Giving thanks is a central part of most religions. Indeed, the American celebration of Thanksgiving that we trace (accurately or not) to 1621, that was first officially declared by George Washington and made permanent by Abraham Lincoln and later enshrined in law by the Congress was conceived as a religious holiday — although with a far different meaning than the traditional period of prayerful fasting that defined the thanksgiving that the Pilgrims brought with them from England.
But thanksgiving is not exclusively religious. The Mayo Clinic (and pretty much any public health expert) tells us that regularly recognizing our blessings increases our happiness, along with our physical health: “In addition to helping you get more sleep, practicing gratitude can boost your immunity and decrease your risk of disease.”
So today, whether we’re religious or secular or somewhere in between, whether we’re able to be with family or friends or not, we give thanks for blessings that we cannot begin to count.
We give thanks that we have clean water, abundant food, antibiotics and the breathtaking medical advances that have made it possible to treat, cure and even prevent cancer, hypertension, diabetes and other diseases that throughout human history meant certain death. That we are living in a time of tremendous prosperity, when our poorest neighbors live lives that are inconceivably luxurious compared to those lived by the overwhelming majority of people down through the millennia.
We give thanks that we live in a nation where we are free to practice whatever faith we choose to practice — or choose not to practice. Where we can express our opinions without fear of being imprisoned for angering the government. Where we can read what we want to read and associate with whomever we want; and yes, where journalists can keep us informed, whether we want to be informed or not. Where we elect our leaders rather than inheriting them or having them thrust upon us at gunpoint, and we have an opportunity to change our minds about those leaders on a regular basis. Where we have an independent judiciary to ensure that we are governed by the rule of law, not the whims of tyrants. Where we are not at war.
These are but a few of the blessings that are showered upon us year in and year out, blessings that are so much like the air we breathe that we only notice them when we force ourselves to step back and consider them. Which we should do more often.
A year ago, we celebrated how our presidential election had come and gone without the wave of pre- or post-election violence that many on the left feared from Trump supporters and many on the right feared from Biden supporters and many of us in the middle worried could ignite from a clash of the less reasonable on both extremes.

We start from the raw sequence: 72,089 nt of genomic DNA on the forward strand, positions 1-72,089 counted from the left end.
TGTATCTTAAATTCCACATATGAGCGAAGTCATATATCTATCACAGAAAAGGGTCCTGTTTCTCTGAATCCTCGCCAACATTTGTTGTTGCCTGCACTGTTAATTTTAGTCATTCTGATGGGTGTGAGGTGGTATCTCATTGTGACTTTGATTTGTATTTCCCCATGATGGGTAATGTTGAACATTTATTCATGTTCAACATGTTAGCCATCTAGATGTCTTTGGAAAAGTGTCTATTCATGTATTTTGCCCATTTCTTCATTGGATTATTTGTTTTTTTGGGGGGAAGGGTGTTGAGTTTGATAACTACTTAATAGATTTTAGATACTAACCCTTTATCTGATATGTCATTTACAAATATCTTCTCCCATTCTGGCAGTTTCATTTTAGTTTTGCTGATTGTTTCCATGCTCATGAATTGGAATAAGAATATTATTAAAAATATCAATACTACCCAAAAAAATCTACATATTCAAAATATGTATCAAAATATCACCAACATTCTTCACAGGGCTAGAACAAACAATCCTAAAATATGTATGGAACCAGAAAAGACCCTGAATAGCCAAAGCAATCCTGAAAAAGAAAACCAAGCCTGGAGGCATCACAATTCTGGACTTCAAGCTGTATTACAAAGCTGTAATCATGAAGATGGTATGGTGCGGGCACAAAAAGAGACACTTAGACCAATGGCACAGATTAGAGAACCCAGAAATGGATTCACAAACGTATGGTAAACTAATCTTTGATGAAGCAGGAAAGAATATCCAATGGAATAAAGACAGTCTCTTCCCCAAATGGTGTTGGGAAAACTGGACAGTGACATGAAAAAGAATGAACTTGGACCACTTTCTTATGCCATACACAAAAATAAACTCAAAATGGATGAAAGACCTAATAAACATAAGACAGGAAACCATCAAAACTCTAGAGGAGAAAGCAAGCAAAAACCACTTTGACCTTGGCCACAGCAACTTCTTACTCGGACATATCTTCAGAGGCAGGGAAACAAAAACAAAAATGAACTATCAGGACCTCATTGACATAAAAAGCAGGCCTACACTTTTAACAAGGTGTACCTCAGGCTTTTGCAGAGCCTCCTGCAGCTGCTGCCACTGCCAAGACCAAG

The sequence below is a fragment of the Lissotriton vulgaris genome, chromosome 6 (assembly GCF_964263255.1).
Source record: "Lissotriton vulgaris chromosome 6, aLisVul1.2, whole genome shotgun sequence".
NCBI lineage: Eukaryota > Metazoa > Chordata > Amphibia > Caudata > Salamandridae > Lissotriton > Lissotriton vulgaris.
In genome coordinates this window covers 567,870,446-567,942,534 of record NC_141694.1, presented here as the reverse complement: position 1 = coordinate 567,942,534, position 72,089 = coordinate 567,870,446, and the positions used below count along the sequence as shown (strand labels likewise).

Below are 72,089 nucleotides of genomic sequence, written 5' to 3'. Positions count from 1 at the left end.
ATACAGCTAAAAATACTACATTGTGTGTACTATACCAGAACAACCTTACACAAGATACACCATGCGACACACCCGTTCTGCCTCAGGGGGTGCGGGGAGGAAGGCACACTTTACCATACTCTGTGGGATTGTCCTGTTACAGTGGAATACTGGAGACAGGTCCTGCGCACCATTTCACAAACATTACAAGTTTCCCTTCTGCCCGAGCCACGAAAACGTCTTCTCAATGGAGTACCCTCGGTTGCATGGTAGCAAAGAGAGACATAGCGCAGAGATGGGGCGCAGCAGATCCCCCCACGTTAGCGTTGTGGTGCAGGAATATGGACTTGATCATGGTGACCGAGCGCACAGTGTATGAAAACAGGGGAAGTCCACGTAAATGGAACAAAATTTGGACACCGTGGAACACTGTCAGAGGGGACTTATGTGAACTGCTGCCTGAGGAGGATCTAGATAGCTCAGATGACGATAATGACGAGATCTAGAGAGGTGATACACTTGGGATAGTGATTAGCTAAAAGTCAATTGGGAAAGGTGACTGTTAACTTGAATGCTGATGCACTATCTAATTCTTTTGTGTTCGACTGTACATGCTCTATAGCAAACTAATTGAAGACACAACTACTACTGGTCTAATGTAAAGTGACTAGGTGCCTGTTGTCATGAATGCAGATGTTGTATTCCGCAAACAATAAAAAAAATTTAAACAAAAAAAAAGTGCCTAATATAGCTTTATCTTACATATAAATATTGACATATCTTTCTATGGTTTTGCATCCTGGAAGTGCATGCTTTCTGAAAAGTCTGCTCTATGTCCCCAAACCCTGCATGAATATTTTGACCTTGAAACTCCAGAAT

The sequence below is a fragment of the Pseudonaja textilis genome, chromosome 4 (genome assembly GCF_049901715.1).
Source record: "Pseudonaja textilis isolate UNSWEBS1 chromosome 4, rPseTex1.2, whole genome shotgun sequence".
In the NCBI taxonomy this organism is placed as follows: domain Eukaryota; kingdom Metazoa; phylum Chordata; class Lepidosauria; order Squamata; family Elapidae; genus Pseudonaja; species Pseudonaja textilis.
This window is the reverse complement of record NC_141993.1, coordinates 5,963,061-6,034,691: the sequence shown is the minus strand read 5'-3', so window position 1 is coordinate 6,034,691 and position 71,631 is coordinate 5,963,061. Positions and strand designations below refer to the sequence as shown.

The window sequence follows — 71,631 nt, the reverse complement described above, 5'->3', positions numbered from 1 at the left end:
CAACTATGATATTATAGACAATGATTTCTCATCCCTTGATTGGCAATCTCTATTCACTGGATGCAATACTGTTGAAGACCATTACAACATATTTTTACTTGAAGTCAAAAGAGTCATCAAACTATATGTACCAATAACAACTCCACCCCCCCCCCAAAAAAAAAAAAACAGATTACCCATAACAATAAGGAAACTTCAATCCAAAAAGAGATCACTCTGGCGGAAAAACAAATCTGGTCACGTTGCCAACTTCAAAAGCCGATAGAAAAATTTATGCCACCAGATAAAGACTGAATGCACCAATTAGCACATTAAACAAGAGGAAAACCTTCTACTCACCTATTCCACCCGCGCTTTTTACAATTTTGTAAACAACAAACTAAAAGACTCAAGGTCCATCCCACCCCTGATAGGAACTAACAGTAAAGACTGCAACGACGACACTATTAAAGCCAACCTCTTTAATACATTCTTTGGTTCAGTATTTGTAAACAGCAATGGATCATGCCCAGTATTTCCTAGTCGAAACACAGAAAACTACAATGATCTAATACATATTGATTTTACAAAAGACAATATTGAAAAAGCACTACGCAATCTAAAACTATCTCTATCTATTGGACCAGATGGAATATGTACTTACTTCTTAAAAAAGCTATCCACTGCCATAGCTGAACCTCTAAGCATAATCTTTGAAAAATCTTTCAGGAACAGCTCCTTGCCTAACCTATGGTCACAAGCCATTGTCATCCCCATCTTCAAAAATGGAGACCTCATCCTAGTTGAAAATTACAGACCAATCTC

We didn't make it to the trouble-free transfer of power in January that we had predicted, but law enforcement put down the armed insurrection at the nation’s Capital with minimal loss of life, our republic survived, and the vast majority of our fellow citizens recognize what a dangerous breach that was. For that we give thanks.
A year ago, as we struggled through what at the time looked like the darkest days of COVID-19, we looked forward with thanksgiving to what promised to be the most extraordinary journey from novel virus to herd immunity in human history. That journey remains incomplete, not because of any shortcomings by the remarkable scientists who worked tirelessly to produce vaccines in record time but because so many Americans either don’t believe COVID is real or don’t believe the vaccine is safe or don’t believe they are vulnerable. So the mask wars continued unabated, and they were joined by the vaccine wars — which feel less like genuine disagreements and more like yet another excuse for warring tribes to make war.
Despite the ignorance and stubbornness and selfishness, 196 million Americans — including 2.4 million South Carolinians — have received the vaccine and are largely protected. Doctors and other scientists have found better ways to treat the disease, and we have found better ways to live with it without destroying our economy. As for the culture wars, when we make the effort, most of us still can look past our genuine and manipulated differences and recognize that much more unites us than divides us. For all this we give thanks.
In our personal lives, we receive new blessings large and small on a daily basis. Every day, we should offer our individual thanks — if not to our God then at least for our health and well-being.
On this special day, our nation gives thanks. And we wish you all a blessed and happy day of Thanksgiving.